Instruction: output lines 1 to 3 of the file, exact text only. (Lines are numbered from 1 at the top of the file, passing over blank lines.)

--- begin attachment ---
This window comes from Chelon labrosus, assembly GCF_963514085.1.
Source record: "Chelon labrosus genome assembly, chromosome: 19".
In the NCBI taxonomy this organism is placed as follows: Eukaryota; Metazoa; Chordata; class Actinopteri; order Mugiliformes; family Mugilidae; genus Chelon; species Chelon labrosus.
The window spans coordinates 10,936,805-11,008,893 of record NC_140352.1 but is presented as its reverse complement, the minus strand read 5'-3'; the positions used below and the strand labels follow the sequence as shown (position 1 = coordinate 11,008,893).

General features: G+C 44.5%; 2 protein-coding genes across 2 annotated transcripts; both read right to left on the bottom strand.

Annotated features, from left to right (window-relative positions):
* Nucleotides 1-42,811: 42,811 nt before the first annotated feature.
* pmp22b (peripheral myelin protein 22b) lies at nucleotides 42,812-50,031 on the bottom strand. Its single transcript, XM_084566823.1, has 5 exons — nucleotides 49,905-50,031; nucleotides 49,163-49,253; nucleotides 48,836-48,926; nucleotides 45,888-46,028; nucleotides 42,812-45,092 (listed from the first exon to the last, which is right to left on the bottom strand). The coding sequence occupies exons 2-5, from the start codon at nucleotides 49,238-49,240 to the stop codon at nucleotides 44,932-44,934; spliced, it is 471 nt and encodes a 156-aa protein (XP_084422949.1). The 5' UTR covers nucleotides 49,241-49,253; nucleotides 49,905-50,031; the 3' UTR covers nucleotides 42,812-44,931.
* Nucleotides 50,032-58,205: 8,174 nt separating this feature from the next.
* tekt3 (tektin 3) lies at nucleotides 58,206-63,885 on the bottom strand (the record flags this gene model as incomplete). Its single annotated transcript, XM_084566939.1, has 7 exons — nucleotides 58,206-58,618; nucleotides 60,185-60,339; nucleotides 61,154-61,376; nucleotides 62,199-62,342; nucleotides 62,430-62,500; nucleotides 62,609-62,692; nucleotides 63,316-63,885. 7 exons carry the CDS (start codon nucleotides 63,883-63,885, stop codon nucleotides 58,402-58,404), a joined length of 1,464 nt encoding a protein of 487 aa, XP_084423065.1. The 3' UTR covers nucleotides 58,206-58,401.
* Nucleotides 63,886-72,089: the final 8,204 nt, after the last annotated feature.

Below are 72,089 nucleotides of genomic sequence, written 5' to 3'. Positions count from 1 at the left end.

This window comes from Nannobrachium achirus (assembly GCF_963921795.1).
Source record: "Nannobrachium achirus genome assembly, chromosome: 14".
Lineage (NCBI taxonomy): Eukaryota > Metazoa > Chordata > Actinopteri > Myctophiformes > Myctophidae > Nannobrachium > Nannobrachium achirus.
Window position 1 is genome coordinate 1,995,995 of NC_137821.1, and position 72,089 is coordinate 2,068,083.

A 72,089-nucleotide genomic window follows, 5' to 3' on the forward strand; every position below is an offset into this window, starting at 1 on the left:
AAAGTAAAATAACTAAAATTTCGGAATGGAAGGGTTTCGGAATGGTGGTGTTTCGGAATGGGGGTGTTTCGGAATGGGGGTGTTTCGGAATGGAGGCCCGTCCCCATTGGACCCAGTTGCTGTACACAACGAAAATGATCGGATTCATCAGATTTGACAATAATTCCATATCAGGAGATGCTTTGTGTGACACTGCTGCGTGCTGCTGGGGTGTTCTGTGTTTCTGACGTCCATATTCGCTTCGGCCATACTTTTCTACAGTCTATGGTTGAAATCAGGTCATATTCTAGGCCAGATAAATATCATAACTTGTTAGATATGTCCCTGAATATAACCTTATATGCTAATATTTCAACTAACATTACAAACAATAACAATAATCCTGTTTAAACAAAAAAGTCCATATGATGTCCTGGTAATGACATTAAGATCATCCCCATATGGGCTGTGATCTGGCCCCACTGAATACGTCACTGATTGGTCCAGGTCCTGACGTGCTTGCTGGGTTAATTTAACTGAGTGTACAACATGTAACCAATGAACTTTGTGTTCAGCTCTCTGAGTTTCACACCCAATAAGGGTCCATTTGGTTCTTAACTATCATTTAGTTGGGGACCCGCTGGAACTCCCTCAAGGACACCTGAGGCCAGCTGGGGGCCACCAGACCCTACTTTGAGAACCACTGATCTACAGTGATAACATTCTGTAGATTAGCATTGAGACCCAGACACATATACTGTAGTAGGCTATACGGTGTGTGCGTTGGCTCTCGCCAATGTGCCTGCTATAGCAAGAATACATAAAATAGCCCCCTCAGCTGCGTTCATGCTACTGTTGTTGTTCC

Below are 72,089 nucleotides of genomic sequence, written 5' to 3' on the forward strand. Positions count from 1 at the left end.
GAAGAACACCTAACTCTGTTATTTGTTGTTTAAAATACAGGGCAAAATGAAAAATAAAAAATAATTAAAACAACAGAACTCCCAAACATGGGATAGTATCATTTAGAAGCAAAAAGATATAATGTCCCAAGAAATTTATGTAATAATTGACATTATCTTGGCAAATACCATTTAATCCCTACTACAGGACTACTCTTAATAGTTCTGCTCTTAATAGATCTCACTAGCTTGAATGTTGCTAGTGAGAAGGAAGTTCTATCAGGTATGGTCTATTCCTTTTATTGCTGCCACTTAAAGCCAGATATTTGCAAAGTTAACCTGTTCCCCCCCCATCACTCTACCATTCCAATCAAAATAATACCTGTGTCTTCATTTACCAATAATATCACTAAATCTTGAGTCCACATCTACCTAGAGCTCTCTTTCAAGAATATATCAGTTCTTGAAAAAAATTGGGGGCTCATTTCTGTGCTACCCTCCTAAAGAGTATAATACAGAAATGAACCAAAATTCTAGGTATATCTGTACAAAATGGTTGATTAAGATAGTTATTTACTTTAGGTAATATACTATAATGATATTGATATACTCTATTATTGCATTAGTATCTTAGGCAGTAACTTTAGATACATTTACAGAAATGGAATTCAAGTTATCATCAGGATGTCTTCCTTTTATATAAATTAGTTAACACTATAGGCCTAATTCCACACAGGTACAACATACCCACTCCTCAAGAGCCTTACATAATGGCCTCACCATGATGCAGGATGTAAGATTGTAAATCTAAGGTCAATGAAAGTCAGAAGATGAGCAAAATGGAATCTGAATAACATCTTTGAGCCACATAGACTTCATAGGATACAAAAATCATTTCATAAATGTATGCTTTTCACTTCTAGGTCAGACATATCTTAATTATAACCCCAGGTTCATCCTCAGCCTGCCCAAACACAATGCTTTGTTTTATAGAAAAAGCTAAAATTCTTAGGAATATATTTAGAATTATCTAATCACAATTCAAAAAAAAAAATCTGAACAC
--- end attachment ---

This window comes from Chelon labrosus, assembly GCF_963514085.1.
Source record: "Chelon labrosus genome assembly, chromosome: 19".
In the NCBI taxonomy this organism is placed as follows: Eukaryota; Metazoa; Chordata; class Actinopteri; order Mugiliformes; family Mugilidae; genus Chelon; species Chelon labrosus.